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Court commission OKs new judicial officer requests

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The Commission on Courts held its final meeting on Thursday, voting in support of new judicial officers for a handful of Indiana counties and agreeing to send those recommendations on to state lawmakers for consideration.

Members of the interim legislative study committee discussed the state judiciary’s strategic plan on court reform that is gradually being implemented through court rule and legislative action, including new laws that were passed during the most recent Indiana General Assembly session allowing for jurisdictional consolidation and unification in local court systems. They also discussed probation officer salaries, but didn’t take any action on those items.

The committee voted in favor of new judicial officer requests that have come before the panel in years past: converting the county-paid Allen Circuit hearing officer to a state-paid magistrate, and a new magistrate in Bartholomew, Hamilton, and Johnson counties. All of those requests had been approved by the commission a year ago, but failed during the 2010-2011 legislative session because of money concerns.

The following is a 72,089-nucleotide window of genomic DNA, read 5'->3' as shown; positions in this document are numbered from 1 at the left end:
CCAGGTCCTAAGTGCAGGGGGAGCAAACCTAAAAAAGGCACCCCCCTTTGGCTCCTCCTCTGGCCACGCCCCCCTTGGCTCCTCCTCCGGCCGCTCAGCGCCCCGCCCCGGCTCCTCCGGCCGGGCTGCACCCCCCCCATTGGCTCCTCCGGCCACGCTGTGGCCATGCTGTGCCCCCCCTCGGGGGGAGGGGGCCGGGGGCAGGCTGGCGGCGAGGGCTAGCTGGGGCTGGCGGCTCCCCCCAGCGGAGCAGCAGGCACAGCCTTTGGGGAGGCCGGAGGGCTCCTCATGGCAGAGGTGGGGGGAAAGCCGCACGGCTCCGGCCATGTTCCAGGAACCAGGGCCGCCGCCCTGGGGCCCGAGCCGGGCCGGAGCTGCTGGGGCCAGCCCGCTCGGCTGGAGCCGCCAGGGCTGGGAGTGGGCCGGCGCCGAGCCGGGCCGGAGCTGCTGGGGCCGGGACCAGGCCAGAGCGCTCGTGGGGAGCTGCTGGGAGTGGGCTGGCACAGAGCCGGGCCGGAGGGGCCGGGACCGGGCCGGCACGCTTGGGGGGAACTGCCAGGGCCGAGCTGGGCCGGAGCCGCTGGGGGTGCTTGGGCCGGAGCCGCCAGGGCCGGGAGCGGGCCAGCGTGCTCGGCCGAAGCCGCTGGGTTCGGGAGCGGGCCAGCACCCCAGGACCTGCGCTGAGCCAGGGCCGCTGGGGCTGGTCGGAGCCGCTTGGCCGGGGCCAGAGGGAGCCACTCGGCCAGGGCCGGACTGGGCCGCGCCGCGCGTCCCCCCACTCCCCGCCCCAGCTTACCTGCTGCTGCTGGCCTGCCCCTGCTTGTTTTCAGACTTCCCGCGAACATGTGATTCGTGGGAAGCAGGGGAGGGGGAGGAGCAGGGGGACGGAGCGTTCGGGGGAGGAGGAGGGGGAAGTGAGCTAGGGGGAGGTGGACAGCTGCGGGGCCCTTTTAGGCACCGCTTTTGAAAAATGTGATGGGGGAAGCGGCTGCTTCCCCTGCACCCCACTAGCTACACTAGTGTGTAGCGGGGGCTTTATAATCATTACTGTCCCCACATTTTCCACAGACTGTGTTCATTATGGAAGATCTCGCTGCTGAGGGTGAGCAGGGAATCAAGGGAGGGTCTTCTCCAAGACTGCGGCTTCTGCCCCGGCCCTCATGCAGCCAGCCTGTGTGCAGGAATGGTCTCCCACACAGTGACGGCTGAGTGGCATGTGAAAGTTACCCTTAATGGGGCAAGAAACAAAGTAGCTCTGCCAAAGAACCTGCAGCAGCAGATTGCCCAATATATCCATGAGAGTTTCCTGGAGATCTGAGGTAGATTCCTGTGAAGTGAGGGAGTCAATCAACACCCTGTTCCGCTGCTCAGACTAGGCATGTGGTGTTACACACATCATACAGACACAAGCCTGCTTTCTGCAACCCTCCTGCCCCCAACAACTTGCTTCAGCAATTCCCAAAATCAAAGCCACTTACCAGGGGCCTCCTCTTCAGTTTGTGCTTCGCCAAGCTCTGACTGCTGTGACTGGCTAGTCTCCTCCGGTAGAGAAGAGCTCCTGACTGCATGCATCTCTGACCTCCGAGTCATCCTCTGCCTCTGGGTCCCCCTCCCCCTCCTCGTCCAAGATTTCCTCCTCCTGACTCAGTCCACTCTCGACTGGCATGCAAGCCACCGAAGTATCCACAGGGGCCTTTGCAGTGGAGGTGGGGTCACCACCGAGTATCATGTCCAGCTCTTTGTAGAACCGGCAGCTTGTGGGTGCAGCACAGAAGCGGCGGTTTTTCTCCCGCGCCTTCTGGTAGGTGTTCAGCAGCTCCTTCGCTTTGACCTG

The committee also supported two new magistrates for Hendricks Superior Court and adding a new judge in Owen County, though for the latter that new judge wouldn’t start until 2015 in order to avoid financial impact on the upcoming budget cycle.

Members also heard and discussed a request from Marion Circuit Court to convert one of the existing four paternity commissioners that are paid by the county to a state-paid magistrate. Commissioner Mark Renner presented the idea on behalf of Circuit Judge Lou Rosenberg, who reported that weighted caseload data shows the court is the busiest in the state and the conversion is needed so that one of the existing judicial officers can take on a supervisory role.